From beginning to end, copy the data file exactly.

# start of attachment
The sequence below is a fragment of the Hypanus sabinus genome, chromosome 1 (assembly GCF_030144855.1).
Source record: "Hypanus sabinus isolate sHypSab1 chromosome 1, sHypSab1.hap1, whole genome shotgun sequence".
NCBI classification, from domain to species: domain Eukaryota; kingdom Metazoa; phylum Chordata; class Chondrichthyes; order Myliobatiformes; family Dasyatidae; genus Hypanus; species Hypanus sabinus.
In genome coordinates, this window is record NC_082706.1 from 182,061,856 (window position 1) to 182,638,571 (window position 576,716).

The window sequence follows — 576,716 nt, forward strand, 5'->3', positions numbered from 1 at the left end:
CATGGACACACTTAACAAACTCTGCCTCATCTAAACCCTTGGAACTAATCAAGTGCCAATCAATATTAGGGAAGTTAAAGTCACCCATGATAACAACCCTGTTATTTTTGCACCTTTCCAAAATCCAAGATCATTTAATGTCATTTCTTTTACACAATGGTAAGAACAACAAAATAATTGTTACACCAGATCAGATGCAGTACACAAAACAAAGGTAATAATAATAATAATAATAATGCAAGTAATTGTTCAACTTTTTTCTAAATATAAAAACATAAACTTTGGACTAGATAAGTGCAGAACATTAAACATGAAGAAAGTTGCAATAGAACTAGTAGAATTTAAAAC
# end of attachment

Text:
The sequence below is a fragment of the Hypanus sabinus genome, chromosome 1 (assembly GCF_030144855.1).
Source record: "Hypanus sabinus isolate sHypSab1 chromosome 1, sHypSab1.hap1, whole genome shotgun sequence".
NCBI classification, from domain to species: domain Eukaryota; kingdom Metazoa; phylum Chordata; class Chondrichthyes; order Myliobatiformes; family Dasyatidae; genus Hypanus; species Hypanus sabinus.
In genome coordinates, this window is record NC_082706.1 from 182,061,856 (window position 1) to 182,638,571 (window position 576,716).

The window sequence follows — 576,716 nt, forward strand, 5'->3', positions numbered from 1 at the left end:
CATGGACACACTTAACAAACTCTGCCTCATCTAAACCCTTGGAACTAATCAAGTGCCAATCAATATTAGGGAAGTTAAAGTCACCCATGATAACAACCCTGTTATTTTTGCACCTTTCCAAAATCCAAGATCATTTAATGTCATTTCTTTTACACAATGGTAAGAACAACAAAATAATTGTTACACCAGATCAGATGCAGTACACAAAACAAAGGTAATAATAATAATAATAATAATGCAAGTAATTGTTCAACTTTTTTCTAAATATAAAAACATAAACTTTGGACTAGATAAGTGCAGAACATTAAACATGAAGAAAGTTGCAATAGAACTAGTAGAATTTAAAAC